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10/29/2010 11:38:46 PM
Nanoparticles Deliver Combination Chemotherapy Directly to Prostate Cancer Cells

In recent years, studies have shown that for many types of cancer, combination drug therapy is more effective than single drugs. However, it is usually difficult to get the right amount of each drug to the tumor. Now, researchers at the Massachusetts Institute of Technology (MIT) and Brigham and Women's Hospital have developed a nanoparticle that can deliver precise doses of two or more drugs to prostate cancer cells. Such particles, say the researchers, could improve the effectiveness of chemotherapy while minimizing the side effects normally seen with these drugs.

In a study appearing in the Proceedings of the National Academy of Sciences, a team of investigators led by Omid Farokhzad and Robert Langer, both members of the MIT-Harvard Center for Cancer Nanotechnology Excellence, demonstrated the utility of their new particle by using it to deliver cisplatin and docetaxel, two drugs commonly used to treat many different types of cancer.

To build their nanoparticles, the researchers developed a new strategy that allowed them to incorporate drugs with very different physical properties, which had been impossible with previous drug-delivering nanoparticles. In earlier generations of nanoparticles, drug molecules were encapsulated in a polymer coating. Using those particles, hydrophobic (water-repelling) drugs, such as docetaxel, and hydrophilic (water-attracting) drugs, such as cisplatin, can't be carried together, nor can drugs with different charges. "With the old way, you can only do it if the two drugs are physically and chemically similar," said Dr. Farokhzad. "With this way, you can put in drugs that are relatively different from each other."

With the researchers' new technique, called "drug-polymer blending," drug molecules are hung like pendants from individual units of the polymer before the units are assembled into a polymer nanoparticle. This approach allows the researchers to precisely control the ratio of drugs loaded into the particle and to control the rate at which each drug will be released once it enters a tumor cell.

For this study, once the investigators loaded the drugs into the nanoparticle, the researchers added a tag that binds to a molecule called PSMA that is located on the surfaces of most prostate tumor cells. This tag allows the nanoparticles to go directly to their target, bypassing healthy tissues and potentially reducing the side effects caused by most chemotherapy drugs.

The researchers have filed for a patent on the polymer-blending fabrication technique and are now testing the drug-delivering particles in animals. Once they gather enough animal data, which could take a few years, they hope to begin clinical trials.

This work, which is detailed in a paper titled, "Engineering of self-assembled nanoparticle platform for precisely controlled combination drug therapy," was supported in part by the NCI Alliance for Nanotechnology in Cancer, a comprehensive initiative designed to accelerate the application of nanotechnology to the prevention, diagnosis, and treatment of cancer. An abstract of this paper is available at the journal's website.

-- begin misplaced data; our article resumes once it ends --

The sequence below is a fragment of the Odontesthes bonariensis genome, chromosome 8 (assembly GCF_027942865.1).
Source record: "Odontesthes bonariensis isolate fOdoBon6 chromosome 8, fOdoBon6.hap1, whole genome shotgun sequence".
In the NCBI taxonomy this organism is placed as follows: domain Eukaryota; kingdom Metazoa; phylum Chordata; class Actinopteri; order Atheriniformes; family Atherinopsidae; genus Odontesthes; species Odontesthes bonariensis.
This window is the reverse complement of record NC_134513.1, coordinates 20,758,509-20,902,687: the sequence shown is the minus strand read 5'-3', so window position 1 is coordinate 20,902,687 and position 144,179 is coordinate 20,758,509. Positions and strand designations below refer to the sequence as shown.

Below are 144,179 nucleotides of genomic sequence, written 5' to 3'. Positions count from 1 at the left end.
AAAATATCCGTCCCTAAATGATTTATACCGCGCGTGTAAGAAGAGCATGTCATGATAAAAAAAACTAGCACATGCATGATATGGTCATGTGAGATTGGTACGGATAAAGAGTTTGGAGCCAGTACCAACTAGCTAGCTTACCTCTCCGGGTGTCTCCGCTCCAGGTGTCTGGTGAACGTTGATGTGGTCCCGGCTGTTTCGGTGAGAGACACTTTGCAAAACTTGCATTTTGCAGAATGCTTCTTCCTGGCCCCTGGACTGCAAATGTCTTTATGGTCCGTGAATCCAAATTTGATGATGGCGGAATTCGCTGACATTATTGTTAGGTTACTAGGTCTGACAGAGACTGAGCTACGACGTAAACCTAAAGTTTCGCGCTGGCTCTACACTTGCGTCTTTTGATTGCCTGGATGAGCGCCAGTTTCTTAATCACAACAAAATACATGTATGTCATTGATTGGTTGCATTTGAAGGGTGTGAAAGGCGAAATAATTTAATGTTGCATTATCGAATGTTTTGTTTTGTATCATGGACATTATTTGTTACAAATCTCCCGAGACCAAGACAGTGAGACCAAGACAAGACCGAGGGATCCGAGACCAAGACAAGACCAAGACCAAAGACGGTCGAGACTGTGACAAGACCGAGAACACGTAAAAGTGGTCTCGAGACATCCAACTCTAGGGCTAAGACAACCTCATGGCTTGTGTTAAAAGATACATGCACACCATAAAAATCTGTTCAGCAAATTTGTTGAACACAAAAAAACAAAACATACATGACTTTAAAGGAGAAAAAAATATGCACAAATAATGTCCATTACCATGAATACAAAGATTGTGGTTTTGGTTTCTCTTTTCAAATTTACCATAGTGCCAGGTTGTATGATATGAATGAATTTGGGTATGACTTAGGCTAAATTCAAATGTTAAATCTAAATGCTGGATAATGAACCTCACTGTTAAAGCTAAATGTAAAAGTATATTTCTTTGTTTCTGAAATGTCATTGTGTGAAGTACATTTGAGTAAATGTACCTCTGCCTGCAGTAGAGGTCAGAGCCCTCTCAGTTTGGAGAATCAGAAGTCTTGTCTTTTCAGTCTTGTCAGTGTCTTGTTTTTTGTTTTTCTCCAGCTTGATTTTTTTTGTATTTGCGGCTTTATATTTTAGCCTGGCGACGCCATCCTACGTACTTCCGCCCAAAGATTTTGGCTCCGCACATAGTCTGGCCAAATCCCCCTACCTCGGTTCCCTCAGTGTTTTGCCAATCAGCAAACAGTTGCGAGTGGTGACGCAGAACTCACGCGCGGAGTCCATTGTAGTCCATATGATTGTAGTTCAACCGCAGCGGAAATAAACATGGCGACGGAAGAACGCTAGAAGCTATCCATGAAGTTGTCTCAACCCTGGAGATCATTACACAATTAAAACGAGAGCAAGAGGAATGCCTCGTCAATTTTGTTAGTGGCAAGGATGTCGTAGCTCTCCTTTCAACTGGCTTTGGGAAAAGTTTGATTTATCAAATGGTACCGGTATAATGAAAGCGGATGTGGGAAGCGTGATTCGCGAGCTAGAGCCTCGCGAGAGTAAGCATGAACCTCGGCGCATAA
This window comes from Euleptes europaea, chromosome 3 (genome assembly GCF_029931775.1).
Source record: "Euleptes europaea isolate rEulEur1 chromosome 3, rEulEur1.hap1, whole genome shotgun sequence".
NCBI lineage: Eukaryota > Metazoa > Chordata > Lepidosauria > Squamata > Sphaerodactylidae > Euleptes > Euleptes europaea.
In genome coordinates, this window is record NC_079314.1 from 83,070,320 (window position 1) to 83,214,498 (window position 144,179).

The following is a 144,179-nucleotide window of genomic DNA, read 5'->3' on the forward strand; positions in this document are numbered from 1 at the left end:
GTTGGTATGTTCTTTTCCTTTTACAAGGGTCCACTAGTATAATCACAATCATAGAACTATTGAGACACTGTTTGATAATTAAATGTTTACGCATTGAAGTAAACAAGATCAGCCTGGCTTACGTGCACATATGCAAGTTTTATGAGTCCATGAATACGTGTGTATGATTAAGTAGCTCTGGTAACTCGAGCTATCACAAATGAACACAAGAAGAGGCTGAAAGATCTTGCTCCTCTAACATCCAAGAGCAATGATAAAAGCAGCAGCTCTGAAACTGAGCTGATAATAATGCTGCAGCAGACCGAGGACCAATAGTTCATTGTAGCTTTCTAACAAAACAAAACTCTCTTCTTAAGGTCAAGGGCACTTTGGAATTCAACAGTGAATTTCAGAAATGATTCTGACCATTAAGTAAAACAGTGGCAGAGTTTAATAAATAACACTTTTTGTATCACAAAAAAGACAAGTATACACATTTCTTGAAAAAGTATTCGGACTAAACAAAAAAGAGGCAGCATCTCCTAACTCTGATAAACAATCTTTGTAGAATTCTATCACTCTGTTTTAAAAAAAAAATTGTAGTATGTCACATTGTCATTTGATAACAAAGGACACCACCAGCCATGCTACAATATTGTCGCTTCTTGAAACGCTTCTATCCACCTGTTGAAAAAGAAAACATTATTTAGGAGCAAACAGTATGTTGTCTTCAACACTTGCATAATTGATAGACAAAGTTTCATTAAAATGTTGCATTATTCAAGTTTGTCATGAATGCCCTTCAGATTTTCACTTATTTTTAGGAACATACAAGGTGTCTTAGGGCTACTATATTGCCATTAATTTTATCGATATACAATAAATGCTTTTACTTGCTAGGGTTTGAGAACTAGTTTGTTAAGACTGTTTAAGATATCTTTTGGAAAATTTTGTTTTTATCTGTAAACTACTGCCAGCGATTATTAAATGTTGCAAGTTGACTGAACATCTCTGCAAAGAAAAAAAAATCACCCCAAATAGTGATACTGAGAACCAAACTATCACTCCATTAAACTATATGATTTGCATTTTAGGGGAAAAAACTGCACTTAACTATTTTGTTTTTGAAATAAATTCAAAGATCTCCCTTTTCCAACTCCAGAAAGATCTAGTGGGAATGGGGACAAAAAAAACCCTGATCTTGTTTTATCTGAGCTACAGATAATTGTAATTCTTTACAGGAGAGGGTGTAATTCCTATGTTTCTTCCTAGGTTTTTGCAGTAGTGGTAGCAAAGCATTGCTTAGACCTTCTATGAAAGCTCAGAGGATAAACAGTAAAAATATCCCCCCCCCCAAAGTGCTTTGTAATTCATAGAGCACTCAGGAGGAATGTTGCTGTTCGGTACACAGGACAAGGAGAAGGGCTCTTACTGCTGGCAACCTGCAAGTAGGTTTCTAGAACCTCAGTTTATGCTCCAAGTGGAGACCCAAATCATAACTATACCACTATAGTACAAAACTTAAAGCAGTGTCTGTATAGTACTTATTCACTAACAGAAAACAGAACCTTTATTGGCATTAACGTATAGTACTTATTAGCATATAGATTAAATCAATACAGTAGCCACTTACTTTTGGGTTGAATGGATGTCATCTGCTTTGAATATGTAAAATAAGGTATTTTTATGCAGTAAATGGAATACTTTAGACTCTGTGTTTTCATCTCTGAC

View abstract

Other Headlines from Brigham And Women's Hospital ...
 - Injectable Gel Could Spell Relief for Arthritis Sufferers
 - Nanoparticles offer hope for common skin allergy
 - Engineered cells could usher in programmable cell therapies
 - Nanoparticles Deliver Combination Chemotherapy Directly to Prostate Cancer Cells
 - New Combo Drug Nanoparticle Could Improve Cancer Treatment

Other Headlines from Massachusetts Institute of Technology ...
 - Toward faster transistors
 - New sensor developed by MIT chemical engineers can detect tiny traces of explosives
 - Catching cancer with carbon nanotubes
 - Seeing below the surface
 - Koch Institute for Integrative Cancer Research dedicated at MIT

Other Headlines from NCI Alliance for Nanotechnology in Cancer ...
 - Tekmira and the National Cancer Institute Publish Promising Data Demonstrating the Anti-Tumor Activity of a Novel Cancer Target
 - NCI Awards $1.7 Million to Cancer Specialist at Children’s Hospital Los Angeles
 - Nanoparticles Enhance Detection of Circulating Tumor Cells
 - Hand-held NMR Instrument Yields Rapid Analysis of Human Tumors
 - Biodegradable Biopolymer Nanoparticles Hold Promise for Twin Attack on Breast Cancer

More Drug Delivery Headlines ...
 - Independent clinical study validates Nanologica’s new drug carrier material for oral usage
 - Scientists engineer nanoscale vaults to encapsulate 'nanodisks' for drug delivery
 - Yissum Presents Promising Pre-Clinical Results for Oral Delivery of the Anti-Cancer Drug Docetaxel Using a Novel Nanotechnology Approach
 - CEA-Leti and 7 Partners to Study Ways to Improve Treatment of Inflammatory Bowel Disease
 - World first: localized delivery of an anti-cancer drug by remote-controlled microcarriers


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